Dealing With Depression As A Leader
If you've ever attended a great conference or retreat, you know the feeling. By the end of the conference, you’re on a spiritual high. It was true for me at the All About Worship Conference last week.
The conference was a powerful time not just for the attendees, but also for me personally. Every message the speakers shared and every worship time was so spirit-led and spirit-filled. It was life-changing for me personally. And, I know from hearing from many of the attendees and speakers, that it was life-changing for them as well.
God moved in a powerful way as about 60 people from across the country gathered to seek His face. Chains were broken. People worshipped in ways they’ve never felt free to before. New lasting friendships developed.
As we gathered at the last session for a Q&A panel, there were some great discussions about leadership dynamics, handling difficult situations, and growing a worship team. A few of the attendees expressed their struggle with depression. A significant amount of time was spent addressing that issue because more and more questions were raised.
I didn't get to share my thoughts on it due to time, so I’ll go ahead and share some thoughts here, in hopes that it might help some of you. Before I do, here’s a disclaimer: I am not a psychologist or a doctor, just someone who used to struggle with depression.
I used to struggle with depression A LOT. When I started leading worship, as an 18 year old, I would go into depression almost immediately after a Sunday morning service. I would go home and take a nap to try to sleep it off. However, it would come back during the week to haunt me, especially when I was alone.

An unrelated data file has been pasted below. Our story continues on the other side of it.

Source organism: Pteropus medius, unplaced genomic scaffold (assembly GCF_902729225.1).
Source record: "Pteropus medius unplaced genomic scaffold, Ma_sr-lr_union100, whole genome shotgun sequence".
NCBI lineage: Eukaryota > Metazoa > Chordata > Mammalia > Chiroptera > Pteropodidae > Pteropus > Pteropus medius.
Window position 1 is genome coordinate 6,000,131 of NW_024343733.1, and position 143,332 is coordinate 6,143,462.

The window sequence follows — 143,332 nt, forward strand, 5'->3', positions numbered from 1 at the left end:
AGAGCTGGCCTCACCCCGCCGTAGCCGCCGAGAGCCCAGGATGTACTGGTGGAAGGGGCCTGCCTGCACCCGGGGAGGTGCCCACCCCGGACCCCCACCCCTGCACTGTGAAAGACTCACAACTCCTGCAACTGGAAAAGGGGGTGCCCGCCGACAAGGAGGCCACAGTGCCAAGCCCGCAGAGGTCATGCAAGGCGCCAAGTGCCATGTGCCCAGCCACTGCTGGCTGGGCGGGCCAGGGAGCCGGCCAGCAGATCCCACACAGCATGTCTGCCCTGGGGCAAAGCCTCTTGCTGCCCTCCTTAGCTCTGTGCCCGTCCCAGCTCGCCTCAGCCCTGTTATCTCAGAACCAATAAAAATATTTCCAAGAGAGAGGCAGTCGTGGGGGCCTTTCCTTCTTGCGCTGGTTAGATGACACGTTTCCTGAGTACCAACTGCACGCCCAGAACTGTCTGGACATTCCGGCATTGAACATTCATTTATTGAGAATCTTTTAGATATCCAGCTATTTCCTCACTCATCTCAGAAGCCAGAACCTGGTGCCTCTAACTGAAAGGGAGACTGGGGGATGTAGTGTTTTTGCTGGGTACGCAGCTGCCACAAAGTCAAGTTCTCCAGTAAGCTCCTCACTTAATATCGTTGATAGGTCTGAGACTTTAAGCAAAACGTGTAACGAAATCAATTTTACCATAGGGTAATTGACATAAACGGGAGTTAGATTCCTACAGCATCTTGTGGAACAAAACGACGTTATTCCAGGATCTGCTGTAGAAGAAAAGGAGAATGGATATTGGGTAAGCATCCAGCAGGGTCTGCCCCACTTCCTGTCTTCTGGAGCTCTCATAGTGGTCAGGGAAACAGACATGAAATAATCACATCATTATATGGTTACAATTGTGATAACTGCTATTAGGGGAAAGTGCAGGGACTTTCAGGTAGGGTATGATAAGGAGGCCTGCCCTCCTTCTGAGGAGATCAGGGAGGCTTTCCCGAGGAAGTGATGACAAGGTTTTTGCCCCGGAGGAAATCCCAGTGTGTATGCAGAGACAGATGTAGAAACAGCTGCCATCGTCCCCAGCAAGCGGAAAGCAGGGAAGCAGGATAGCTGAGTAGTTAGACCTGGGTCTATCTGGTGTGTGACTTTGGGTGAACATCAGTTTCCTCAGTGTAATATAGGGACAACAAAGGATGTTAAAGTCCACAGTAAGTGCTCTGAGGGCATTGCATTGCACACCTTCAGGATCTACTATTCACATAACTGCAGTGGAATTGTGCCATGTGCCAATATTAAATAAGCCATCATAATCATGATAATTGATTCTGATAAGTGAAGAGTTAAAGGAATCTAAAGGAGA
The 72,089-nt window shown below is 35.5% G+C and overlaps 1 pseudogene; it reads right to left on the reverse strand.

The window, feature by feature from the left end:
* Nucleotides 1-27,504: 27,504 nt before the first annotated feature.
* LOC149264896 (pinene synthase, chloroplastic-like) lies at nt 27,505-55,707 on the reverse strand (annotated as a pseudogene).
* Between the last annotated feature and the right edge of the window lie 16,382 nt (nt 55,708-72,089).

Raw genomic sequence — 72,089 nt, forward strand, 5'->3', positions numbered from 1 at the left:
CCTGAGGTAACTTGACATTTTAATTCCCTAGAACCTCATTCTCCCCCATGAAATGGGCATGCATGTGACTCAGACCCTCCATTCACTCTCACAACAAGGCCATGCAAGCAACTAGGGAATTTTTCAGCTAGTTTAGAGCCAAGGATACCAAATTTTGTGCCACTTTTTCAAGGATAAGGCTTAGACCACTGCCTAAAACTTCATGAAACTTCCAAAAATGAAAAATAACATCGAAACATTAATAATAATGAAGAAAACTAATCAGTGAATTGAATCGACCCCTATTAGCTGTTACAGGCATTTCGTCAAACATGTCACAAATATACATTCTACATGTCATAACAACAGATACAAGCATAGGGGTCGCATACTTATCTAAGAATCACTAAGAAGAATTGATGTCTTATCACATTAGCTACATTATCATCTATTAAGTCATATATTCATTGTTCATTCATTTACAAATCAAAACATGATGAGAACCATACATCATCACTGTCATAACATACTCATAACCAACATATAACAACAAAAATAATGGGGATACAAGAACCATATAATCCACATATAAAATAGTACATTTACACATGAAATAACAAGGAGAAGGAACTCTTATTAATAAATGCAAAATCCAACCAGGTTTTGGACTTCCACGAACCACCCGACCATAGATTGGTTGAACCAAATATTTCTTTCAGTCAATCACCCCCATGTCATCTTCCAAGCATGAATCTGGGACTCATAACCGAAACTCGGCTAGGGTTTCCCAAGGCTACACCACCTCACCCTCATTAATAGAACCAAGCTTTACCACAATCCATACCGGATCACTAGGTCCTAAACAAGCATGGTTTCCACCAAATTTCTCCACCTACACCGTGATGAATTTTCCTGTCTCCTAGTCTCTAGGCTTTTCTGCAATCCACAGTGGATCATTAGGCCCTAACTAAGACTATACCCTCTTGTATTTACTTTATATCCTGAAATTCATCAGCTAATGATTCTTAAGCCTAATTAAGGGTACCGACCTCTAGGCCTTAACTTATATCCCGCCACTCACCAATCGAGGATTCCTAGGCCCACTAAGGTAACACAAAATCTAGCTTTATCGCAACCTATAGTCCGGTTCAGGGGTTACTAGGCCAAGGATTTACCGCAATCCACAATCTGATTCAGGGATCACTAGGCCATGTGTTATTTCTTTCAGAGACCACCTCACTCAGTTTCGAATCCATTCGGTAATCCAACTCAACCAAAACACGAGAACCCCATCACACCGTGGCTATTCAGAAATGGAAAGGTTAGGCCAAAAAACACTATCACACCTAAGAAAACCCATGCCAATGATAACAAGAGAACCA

I know depression can be a serious mental illness that may require medication, so I’m not negating that. However, I think many of us church leaders and worship leaders can struggle with depression because we get discouraged. We get discouraged because people didn’t respond the way we had hoped. Or, there are people creating dissention within the church. Or, sometimes it’s just a spiritual attack from the enemy when everything is going very well.
Sometimes it’s because of self-pity and self-absorption. Remember Jonah? He watched a whole city turn from their sins and worship God, yet he got depressed and told God it would be better for him to die.
I've found that if I allow discouragement to have real estate in my mind, it will lead to depression. I can tell you from personal experience, this can become a vicious cycle.
Our thoughts and our words are powerful...
Philippians 4:8 says: “And now, dear brothers and sisters, one final thing. Fix your thoughts on what is true, and honorable, and right, and pure, and lovely, and admirable. Think about things that are excellent and worthy of praise.”
Proverbs 18:20-21 says: “Wise words satisfy like a good meal; the right words bring satisfaction. The tongue can bring death or life.”
Be careful what you think and be careful what you speak over your life and over your circumstances. Don’t let discouragement become your identity. Don’t let it take over your mind. The enemy loves to fill your mind with his lies.
Again, I am not ignoring the fact that some people may need to take medication. If you think you have chronic depression, you should go see a doctor. However, I think often depression is a result of us allowing discouragement to grow and take over. It’s from us not having the right perspective.
If you’re dealing with discouragement or depression, I encourage you to go talk to your pastor or someone else you trust. Surround yourself with people who will speak life over you, people who will speak God’s Truth over your life.
And remember: Your identity is not in what you do, it’s in what He already did.
Scripture quotations are taken from the Holy Bible, New Living Translation, copyright ©1996, 2004, 2007 by Tyndale House Foundation. Used by permission of Tyndale House Publishers, Inc., Carol Stream, Illinois 60188. All rights reserved.
Image courtesy of ShiftWorship.com
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